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Science Fiction Book Reviews

Book Review

Zero Day by Ezekiel Boone

Zero Day by Ezekiel Boone

Zero Day features a return to those creeping, swarming and skittling spiders that were introduced in The Hatching and Skitter.

The world is a quite different place and the realisation that there is some co-ordination to the vast deadly swarms of arachnids raises the difficult question of what the US government should do about them. Do they carry out a "cleansing" mass erradication using "tactical nukes" that will ineviatably take as many lives as it saves? Or do they trust in Profes...

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review written by Ant on Monday 16th April 2018
Book Review

One Way by S J Morden

One Way by S J Morden

People have been imagining life on Mars for hundreds of years but it seems to becoming an increasingly popular destination at the moment. We've got a growing number of films, games, VR "experiences" and of course books. NASA has it's own "Journey to Mars" program of sending humans there in the 2030's while SpaceX has a much grander plan - having a viable, permanent and self-sustaining colony on the red planet within the next 50 - 100 years.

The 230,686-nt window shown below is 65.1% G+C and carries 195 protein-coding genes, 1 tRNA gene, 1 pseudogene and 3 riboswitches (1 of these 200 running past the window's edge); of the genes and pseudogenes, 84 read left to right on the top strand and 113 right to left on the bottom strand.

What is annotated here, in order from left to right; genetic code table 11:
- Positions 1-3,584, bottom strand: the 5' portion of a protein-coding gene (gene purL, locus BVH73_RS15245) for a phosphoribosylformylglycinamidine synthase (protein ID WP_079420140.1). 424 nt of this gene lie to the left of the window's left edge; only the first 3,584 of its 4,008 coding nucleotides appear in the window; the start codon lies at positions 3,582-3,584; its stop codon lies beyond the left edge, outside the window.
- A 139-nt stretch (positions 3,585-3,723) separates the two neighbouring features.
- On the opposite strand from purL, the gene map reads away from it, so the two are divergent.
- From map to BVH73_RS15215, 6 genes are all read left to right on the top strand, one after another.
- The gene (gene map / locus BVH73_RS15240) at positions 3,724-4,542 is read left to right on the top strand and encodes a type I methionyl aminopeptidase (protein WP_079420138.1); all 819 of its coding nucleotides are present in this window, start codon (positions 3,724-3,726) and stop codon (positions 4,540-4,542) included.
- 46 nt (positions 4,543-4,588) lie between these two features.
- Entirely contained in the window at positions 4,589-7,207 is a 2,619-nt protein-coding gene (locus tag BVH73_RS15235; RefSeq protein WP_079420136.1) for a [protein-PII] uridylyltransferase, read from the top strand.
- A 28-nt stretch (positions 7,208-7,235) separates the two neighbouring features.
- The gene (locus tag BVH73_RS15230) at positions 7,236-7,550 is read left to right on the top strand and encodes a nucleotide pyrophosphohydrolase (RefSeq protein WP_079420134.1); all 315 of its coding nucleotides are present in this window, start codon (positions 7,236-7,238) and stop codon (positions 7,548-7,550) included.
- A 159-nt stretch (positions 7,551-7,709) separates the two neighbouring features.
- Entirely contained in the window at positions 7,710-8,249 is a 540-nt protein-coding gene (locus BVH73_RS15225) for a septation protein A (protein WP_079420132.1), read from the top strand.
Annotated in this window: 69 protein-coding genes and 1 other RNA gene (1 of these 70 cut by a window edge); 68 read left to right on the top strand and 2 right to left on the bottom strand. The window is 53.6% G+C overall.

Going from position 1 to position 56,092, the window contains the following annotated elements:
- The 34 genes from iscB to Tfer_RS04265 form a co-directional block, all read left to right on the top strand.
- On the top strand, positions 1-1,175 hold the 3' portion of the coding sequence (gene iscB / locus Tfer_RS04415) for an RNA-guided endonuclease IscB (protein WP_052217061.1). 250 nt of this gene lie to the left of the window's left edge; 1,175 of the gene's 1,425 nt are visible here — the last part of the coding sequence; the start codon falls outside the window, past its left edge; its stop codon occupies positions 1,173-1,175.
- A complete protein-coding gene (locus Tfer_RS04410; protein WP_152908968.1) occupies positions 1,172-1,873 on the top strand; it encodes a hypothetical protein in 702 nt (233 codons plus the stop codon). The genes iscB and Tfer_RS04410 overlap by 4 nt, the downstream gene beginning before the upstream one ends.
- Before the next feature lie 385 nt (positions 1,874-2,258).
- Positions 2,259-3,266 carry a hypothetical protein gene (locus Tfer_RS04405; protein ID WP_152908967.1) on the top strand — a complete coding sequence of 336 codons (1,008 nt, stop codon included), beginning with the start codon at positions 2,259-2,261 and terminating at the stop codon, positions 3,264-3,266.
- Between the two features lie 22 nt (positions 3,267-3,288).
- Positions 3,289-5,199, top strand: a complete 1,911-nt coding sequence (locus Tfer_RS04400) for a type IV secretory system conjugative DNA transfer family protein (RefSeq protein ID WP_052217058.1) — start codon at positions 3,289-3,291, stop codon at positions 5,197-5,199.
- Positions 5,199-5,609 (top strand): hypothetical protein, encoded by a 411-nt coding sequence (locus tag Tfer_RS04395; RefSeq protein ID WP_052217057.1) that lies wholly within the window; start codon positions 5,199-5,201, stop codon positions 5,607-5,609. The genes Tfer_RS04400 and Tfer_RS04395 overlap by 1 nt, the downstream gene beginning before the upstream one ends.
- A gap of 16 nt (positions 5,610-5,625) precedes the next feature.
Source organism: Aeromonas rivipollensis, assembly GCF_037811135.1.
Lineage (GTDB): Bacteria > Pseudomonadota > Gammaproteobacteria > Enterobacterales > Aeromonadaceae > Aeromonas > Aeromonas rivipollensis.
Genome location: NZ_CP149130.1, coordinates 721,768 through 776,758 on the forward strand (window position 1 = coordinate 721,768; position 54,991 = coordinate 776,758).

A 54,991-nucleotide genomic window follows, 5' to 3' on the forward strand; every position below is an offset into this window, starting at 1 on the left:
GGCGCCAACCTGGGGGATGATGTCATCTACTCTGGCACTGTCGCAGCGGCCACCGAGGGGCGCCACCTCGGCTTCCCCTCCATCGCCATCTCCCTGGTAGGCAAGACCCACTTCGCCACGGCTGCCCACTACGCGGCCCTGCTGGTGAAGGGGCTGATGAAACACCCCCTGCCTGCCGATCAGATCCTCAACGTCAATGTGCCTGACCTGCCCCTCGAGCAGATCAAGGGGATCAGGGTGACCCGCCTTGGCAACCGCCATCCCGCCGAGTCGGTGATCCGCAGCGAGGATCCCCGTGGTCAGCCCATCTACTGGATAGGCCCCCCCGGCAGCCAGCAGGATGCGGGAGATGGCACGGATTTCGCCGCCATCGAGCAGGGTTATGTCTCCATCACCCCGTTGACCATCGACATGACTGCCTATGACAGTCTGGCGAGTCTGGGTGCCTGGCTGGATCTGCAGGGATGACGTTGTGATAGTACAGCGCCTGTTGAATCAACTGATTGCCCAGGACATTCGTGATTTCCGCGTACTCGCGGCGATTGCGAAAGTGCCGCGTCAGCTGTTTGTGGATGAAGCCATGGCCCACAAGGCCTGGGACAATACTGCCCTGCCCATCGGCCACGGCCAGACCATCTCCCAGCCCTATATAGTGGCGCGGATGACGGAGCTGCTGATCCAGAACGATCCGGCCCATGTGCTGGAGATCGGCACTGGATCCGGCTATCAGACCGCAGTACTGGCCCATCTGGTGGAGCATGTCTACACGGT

It all has to start somew...

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review written by Ant on Monday 9th April 2018
Book Review

Black Star Renegades by Michael Moreci

Black Star Renegades by Michael Moreci

Cade Sura finds himself in the unenviable postion of having within his hands the galaxies ultimate weapon. A weapon that promises to bring about peace from the Evil Praxis Kingdom and it's fantatic overlord Ga Halle.

Cade never wanted such responsibility and would do anything he can to get away from it. But with Ga Halle about control every star system in the galaxy, Cade doesn't have a choice, he's going to have to fight.

While most novels try to break away fr...

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review written by Ant on Friday 23rd March 2018
Book Review

The Seventh Decimate by Stephen Donaldson

The Seventh Decimate by Stephen Donaldson